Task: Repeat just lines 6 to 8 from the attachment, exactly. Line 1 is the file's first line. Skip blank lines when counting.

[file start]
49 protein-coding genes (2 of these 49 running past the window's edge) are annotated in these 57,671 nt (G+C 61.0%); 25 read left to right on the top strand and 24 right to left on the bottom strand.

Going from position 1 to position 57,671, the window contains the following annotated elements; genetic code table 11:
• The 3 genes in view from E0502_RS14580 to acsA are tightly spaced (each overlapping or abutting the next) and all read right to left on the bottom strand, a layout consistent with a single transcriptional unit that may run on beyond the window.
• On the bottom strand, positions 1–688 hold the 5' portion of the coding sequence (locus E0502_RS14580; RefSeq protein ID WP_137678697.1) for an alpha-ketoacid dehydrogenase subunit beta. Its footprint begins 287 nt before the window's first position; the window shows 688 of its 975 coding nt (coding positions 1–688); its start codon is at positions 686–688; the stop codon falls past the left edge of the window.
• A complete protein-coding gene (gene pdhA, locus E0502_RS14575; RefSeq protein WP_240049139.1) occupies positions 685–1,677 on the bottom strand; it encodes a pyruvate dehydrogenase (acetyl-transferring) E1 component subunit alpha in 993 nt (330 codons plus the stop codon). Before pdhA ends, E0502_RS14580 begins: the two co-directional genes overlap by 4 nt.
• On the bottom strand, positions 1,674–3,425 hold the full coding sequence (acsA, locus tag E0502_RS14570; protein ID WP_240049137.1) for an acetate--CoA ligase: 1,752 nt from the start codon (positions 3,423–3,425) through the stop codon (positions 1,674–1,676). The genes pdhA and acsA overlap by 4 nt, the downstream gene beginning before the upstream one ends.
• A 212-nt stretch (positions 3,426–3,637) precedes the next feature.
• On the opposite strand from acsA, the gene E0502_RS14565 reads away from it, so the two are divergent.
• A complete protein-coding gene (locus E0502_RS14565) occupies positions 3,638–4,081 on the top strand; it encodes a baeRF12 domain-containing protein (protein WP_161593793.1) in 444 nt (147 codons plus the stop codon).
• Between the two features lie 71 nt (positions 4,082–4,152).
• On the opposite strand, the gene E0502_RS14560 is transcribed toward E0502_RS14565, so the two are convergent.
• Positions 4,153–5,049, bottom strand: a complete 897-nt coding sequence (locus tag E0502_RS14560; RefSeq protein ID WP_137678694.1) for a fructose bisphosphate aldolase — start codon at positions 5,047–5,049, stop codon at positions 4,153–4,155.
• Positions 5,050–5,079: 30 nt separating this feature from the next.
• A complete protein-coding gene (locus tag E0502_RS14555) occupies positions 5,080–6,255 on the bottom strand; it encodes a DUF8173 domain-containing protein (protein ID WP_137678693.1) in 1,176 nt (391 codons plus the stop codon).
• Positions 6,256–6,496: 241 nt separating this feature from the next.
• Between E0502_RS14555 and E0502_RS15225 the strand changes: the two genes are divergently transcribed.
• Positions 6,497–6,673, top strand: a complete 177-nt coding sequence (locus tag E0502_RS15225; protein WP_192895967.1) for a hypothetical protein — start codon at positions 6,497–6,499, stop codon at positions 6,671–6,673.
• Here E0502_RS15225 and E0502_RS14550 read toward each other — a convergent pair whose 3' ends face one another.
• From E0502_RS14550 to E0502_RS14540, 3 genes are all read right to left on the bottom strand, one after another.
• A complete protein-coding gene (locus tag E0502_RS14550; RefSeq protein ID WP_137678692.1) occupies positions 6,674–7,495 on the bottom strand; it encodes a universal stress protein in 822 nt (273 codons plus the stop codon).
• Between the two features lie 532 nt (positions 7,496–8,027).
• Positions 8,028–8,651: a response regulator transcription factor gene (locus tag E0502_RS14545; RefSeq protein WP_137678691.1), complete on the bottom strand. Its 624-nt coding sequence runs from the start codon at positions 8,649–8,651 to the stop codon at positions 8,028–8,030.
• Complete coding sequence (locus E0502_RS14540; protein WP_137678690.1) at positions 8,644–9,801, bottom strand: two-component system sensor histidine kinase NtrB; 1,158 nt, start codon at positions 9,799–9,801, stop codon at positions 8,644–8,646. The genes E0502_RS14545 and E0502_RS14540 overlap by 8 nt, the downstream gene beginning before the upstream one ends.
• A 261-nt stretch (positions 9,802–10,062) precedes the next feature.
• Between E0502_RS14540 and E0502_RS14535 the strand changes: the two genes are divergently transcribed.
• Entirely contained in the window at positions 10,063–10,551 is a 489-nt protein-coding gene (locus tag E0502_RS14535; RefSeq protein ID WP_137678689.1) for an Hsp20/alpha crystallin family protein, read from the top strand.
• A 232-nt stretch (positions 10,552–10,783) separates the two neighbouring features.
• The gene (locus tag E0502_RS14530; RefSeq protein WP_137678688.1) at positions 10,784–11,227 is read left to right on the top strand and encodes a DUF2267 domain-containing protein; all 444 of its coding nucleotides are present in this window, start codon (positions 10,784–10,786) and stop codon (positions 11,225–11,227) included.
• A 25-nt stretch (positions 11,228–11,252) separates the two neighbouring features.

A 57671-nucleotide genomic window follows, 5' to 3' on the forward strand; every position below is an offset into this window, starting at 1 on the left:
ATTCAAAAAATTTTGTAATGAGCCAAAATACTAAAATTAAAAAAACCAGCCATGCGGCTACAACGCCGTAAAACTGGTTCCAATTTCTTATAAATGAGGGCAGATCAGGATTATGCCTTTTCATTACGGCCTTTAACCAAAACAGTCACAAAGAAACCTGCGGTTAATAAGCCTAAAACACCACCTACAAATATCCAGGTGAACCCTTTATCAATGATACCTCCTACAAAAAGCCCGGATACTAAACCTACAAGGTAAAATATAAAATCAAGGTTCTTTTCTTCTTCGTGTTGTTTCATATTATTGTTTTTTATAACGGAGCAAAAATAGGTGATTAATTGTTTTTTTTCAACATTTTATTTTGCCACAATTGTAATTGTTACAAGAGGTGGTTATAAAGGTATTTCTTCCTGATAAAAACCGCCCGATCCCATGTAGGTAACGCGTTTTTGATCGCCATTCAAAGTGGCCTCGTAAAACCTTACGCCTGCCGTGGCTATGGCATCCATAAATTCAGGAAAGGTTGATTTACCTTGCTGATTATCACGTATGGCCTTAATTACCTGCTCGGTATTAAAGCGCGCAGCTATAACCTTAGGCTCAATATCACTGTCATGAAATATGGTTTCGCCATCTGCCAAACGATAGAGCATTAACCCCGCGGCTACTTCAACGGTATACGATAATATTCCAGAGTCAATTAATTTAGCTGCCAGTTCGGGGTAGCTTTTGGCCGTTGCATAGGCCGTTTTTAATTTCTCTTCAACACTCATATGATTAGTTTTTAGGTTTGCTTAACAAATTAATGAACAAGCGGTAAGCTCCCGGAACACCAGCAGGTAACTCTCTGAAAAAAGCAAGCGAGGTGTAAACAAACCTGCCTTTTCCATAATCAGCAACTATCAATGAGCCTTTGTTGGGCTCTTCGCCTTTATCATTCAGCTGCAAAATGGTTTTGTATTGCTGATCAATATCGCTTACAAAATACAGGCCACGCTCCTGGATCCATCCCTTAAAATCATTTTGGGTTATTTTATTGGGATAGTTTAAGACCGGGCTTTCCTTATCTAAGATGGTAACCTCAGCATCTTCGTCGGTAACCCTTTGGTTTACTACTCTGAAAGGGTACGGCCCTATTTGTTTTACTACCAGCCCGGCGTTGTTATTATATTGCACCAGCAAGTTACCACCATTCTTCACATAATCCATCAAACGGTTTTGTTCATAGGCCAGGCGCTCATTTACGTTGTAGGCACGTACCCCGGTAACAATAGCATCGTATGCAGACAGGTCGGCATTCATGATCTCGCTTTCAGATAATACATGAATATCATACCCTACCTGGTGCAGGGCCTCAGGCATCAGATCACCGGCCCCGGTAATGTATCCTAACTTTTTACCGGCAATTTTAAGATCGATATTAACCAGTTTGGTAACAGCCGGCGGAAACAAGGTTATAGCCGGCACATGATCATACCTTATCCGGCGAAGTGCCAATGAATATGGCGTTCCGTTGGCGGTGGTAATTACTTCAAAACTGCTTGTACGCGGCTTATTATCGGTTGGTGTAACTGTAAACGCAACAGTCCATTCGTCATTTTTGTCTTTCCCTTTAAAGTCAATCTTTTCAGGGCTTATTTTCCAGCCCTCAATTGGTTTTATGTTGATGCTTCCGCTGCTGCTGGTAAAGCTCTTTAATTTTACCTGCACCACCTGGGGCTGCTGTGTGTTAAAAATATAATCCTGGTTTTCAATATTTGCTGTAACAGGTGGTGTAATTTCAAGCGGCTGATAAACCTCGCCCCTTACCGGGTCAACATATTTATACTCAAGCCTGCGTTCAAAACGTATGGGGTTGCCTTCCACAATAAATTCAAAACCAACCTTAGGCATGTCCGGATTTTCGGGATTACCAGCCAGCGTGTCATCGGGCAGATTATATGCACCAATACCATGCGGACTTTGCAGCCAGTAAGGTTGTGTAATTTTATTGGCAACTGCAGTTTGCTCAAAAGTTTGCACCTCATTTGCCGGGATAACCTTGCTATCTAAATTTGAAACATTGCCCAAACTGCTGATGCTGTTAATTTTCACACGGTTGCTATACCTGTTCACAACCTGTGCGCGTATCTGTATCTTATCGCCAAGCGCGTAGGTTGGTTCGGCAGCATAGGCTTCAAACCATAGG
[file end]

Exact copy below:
• On the bottom strand, positions 1,674–3,425 hold the full coding sequence (acsA, locus tag E0502_RS14570; protein ID WP_240049137.1) for an acetate--CoA ligase: 1,752 nt from the start codon (positions 3,423–3,425) through the stop codon (positions 1,674–1,676). The genes pdhA and acsA overlap by 4 nt, the downstream gene beginning before the upstream one ends.
• A 212-nt stretch (positions 3,426–3,637) precedes the next feature.
• On the opposite strand from acsA, the gene E0502_RS14565 reads away from it, so the two are divergent.